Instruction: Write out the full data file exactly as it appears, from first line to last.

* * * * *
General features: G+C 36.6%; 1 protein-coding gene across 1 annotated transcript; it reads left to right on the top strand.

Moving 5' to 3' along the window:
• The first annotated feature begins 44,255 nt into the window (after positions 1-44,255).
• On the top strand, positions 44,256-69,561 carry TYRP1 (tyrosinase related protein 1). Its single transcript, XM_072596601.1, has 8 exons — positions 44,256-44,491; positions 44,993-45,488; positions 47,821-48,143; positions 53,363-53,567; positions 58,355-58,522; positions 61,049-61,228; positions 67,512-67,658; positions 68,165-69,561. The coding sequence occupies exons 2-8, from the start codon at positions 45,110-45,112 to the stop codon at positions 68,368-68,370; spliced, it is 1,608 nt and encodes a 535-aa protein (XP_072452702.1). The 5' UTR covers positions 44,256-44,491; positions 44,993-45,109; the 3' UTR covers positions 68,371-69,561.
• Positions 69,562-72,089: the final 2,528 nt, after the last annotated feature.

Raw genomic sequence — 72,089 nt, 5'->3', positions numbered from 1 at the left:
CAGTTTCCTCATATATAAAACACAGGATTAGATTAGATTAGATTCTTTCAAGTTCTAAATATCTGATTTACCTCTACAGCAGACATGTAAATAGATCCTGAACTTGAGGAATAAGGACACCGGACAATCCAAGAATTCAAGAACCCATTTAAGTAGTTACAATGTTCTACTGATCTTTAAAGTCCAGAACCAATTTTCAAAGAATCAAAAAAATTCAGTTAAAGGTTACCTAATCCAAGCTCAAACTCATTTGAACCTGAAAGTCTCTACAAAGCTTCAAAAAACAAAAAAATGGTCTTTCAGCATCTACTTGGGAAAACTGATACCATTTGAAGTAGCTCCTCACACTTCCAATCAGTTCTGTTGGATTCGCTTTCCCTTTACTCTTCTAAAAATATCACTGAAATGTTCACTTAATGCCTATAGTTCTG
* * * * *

General features: G+C 36.6%; 1 protein-coding gene across 1 annotated transcript; it reads left to right on the top strand.

Moving 5' to 3' along the window:
• The first annotated feature begins 44,255 nt into the window (after positions 1-44,255).
• On the top strand, positions 44,256-69,561 carry TYRP1 (tyrosinase related protein 1). Its single transcript, XM_072596601.1, has 8 exons — positions 44,256-44,491; positions 44,993-45,488; positions 47,821-48,143; positions 53,363-53,567; positions 58,355-58,522; positions 61,049-61,228; positions 67,512-67,658; positions 68,165-69,561. The coding sequence occupies exons 2-8, from the start codon at positions 45,110-45,112 to the stop codon at positions 68,368-68,370; spliced, it is 1,608 nt and encodes a 535-aa protein (XP_072452702.1). The 5' UTR covers positions 44,256-44,491; positions 44,993-45,109; the 3' UTR covers positions 68,371-69,561.
• Positions 69,562-72,089: the final 2,528 nt, after the last annotated feature.

Raw genomic sequence — 72,089 nt, 5'->3', positions numbered from 1 at the left:
CAGTTTCCTCATATATAAAACACAGGATTAGATTAGATTAGATTCTTTCAAGTTCTAAATATCTGATTTACCTCTACAGCAGACATGTAAATAGATCCTGAACTTGAGGAATAAGGACACCGGACAATCCAAGAATTCAAGAACCCATTTAAGTAGTTACAATGTTCTACTGATCTTTAAAGTCCAGAACCAATTTTCAAAGAATCAAAAAAATTCAGTTAAAGGTTACCTAATCCAAGCTCAAACTCATTTGAACCTGAAAGTCTCTACAAAGCTTCAAAAAACAAAAAAATGGTCTTTCAGCATCTACTTGGGAAAACTGATACCATTTGAAGTAGCTCCTCACACTTCCAATCAGTTCTGTTGGATTCGCTTTCCCTTTACTCTTCTAAAAATATCACTGAAATGTTCACTTAATGCCTATAGTTCTG